Two San Francisco supervisors have introduced legislation that would require the city to expand its system of safe sleeping sites for homeless people. The city first opened the sanctioned tent villages in May, as the pandemic forced shelters to limit the number of people they could take, and more people began sleeping on sidewalks in crowded encampments.
If Supervisors approve the proposal, it would mandate enough new safe sleeping sites to accommodate 500 people within nine months. Within 18 months, the city would need to have enough sites for anyone without access to a permanent supportive housing unit, shelter bed or hotel room. While the current number of unhoused people in San Francisco is unknown, the city's 2019 point-in-time count found about 8,000 homeless people.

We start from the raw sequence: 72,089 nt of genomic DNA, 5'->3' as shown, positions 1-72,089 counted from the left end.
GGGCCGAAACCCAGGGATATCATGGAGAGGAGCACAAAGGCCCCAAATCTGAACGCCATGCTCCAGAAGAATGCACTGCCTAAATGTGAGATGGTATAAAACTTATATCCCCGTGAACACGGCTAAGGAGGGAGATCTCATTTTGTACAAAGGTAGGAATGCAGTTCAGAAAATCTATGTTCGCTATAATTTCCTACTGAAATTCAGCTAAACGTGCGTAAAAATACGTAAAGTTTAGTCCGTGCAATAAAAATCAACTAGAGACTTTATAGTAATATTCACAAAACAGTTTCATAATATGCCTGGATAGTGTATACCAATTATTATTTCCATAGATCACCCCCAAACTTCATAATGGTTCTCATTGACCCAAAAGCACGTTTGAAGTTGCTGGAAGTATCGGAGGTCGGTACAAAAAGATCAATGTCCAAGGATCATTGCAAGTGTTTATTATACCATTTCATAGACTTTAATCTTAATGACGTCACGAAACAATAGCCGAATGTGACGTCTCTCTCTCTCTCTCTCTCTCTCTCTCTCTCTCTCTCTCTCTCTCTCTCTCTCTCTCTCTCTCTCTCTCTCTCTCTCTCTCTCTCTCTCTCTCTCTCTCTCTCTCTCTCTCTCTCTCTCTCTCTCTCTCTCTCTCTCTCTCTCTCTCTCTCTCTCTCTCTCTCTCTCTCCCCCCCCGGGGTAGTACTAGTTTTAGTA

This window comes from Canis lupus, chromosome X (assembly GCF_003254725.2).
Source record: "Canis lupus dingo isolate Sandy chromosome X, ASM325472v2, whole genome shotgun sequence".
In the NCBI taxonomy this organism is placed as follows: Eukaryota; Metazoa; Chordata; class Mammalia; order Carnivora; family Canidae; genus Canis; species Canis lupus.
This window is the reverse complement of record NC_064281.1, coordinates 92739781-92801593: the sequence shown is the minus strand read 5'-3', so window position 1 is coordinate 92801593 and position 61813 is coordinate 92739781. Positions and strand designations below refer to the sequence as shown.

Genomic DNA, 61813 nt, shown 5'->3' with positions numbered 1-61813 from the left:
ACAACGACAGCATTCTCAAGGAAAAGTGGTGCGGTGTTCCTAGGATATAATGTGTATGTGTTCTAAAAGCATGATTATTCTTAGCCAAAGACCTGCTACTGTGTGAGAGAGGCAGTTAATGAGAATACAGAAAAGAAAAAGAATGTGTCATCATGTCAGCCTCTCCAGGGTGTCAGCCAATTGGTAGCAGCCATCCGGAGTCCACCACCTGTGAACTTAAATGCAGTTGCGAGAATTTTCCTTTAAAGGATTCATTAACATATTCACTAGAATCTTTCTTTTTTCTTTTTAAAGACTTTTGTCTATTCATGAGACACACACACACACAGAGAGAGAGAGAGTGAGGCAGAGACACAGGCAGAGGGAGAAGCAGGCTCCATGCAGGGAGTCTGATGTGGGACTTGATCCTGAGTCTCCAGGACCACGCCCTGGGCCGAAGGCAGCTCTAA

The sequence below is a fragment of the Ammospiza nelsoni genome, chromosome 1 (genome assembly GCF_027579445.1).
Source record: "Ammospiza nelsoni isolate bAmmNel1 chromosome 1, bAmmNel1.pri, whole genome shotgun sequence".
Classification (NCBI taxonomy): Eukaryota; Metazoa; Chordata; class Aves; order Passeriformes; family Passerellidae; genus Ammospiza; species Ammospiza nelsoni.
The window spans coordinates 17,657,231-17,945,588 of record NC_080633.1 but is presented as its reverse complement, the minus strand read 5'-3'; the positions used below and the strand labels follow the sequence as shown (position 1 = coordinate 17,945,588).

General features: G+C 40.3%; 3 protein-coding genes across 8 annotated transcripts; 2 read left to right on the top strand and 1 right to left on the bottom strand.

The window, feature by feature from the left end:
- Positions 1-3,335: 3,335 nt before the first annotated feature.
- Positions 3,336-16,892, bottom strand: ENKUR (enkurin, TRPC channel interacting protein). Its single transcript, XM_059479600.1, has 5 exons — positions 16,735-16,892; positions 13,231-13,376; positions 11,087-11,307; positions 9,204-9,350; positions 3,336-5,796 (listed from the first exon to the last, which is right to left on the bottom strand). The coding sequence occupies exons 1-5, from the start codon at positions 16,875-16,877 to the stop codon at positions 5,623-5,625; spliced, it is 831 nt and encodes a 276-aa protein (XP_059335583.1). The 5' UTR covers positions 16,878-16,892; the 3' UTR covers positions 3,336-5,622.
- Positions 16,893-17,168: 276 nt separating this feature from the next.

Supervisor Rafael Mandelman introduced the proposal along with Supervisor Sandra Lee Fewer.
Mandelman says the sleeping sites the city has already set up have been successful alternatives to shelters and sidewalks for unhoused people during the coronavirus pandemic.
“They are places where folks can set up tents. They're managed. They have port-a-potties and sometimes showers and services, regular cleaning, 24 hour 24/7 staff.”